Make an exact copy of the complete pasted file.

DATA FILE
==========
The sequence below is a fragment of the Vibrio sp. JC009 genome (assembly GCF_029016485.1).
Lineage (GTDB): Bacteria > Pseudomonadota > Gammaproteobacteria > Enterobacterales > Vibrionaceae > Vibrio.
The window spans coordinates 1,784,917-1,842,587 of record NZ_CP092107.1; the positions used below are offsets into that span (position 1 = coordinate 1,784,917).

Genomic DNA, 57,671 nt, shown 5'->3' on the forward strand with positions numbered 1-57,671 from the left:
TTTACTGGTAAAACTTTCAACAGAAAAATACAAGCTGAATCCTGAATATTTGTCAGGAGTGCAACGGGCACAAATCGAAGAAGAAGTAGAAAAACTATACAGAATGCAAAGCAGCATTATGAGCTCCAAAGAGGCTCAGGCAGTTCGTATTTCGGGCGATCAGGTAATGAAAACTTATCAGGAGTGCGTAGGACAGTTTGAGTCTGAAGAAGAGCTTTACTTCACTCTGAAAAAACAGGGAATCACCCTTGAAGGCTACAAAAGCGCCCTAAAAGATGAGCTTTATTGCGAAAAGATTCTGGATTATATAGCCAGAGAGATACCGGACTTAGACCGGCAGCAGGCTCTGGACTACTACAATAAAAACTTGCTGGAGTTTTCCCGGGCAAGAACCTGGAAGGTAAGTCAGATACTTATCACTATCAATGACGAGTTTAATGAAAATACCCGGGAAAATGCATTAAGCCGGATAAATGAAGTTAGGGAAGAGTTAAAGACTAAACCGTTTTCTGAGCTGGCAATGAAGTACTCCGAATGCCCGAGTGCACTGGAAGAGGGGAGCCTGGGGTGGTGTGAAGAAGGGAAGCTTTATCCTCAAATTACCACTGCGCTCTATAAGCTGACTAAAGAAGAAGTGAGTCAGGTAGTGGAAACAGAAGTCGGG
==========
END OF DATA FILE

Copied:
The sequence below is a fragment of the Vibrio sp. JC009 genome (assembly GCF_029016485.1).
Lineage (GTDB): Bacteria > Pseudomonadota > Gammaproteobacteria > Enterobacterales > Vibrionaceae > Vibrio.
The window spans coordinates 1,784,917-1,842,587 of record NZ_CP092107.1; the positions used below are offsets into that span (position 1 = coordinate 1,784,917).

Genomic DNA, 57,671 nt, shown 5'->3' on the forward strand with positions numbered 1-57,671 from the left:
TTTACTGGTAAAACTTTCAACAGAAAAATACAAGCTGAATCCTGAATATTTGTCAGGAGTGCAACGGGCACAAATCGAAGAAGAAGTAGAAAAACTATACAGAATGCAAAGCAGCATTATGAGCTCCAAAGAGGCTCAGGCAGTTCGTATTTCGGGCGATCAGGTAATGAAAACTTATCAGGAGTGCGTAGGACAGTTTGAGTCTGAAGAAGAGCTTTACTTCACTCTGAAAAAACAGGGAATCACCCTTGAAGGCTACAAAAGCGCCCTAAAAGATGAGCTTTATTGCGAAAAGATTCTGGATTATATAGCCAGAGAGATACCGGACTTAGACCGGCAGCAGGCTCTGGACTACTACAATAAAAACTTGCTGGAGTTTTCCCGGGCAAGAACCTGGAAGGTAAGTCAGATACTTATCACTATCAATGACGAGTTTAATGAAAATACCCGGGAAAATGCATTAAGCCGGATAAATGAAGTTAGGGAAGAGTTAAAGACTAAACCGTTTTCTGAGCTGGCAATGAAGTACTCCGAATGCCCGAGTGCACTGGAAGAGGGGAGCCTGGGGTGGTGTGAAGAAGGGAAGCTTTATCCTCAAATTACCACTGCGCTCTATAAGCTGACTAAAGAAGAAGTGAGTCAGGTAGTGGAAACAGAAGTCGGG